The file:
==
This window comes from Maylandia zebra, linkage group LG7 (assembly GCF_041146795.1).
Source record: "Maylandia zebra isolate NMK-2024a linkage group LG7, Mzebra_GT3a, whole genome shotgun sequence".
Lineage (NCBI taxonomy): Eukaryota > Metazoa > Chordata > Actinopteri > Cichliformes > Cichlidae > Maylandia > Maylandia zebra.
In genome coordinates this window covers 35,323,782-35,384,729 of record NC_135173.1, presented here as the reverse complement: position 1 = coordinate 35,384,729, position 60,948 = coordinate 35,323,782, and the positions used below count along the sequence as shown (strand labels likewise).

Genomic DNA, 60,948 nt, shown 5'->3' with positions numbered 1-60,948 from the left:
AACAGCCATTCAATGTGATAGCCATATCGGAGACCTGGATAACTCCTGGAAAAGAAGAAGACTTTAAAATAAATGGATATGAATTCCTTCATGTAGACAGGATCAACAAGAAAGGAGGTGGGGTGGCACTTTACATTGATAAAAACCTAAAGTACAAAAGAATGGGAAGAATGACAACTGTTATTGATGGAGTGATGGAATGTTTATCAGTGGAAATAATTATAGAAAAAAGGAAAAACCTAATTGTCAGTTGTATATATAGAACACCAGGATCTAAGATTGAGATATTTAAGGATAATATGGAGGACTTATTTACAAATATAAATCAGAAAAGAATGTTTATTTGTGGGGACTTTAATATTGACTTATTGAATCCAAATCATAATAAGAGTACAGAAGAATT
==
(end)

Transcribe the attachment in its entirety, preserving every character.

This window comes from Maylandia zebra, linkage group LG7 (assembly GCF_041146795.1).
Source record: "Maylandia zebra isolate NMK-2024a linkage group LG7, Mzebra_GT3a, whole genome shotgun sequence".
Lineage (NCBI taxonomy): Eukaryota > Metazoa > Chordata > Actinopteri > Cichliformes > Cichlidae > Maylandia > Maylandia zebra.
In genome coordinates this window covers 35,323,782-35,384,729 of record NC_135173.1, presented here as the reverse complement: position 1 = coordinate 35,384,729, position 60,948 = coordinate 35,323,782, and the positions used below count along the sequence as shown (strand labels likewise).

Genomic DNA, 60,948 nt, shown 5'->3' with positions numbered 1-60,948 from the left:
AACAGCCATTCAATGTGATAGCCATATCGGAGACCTGGATAACTCCTGGAAAAGAAGAAGACTTTAAAATAAATGGATATGAATTCCTTCATGTAGACAGGATCAACAAGAAAGGAGGTGGGGTGGCACTTTACATTGATAAAAACCTAAAGTACAAAAGAATGGGAAGAATGACAACTGTTATTGATGGAGTGATGGAATGTTTATCAGTGGAAATAATTATAGAAAAAAGGAAAAACCTAATTGTCAGTTGTATATATAGAACACCAGGATCTAAGATTGAGATATTTAAGGATAATATGGAGGACTTATTTACAAATATAAATCAGAAAAGAATGTTTATTTGTGGGGACTTTAATATTGACTTATTGAATCCAAATCATAATAAGAGTACAGAAGAATT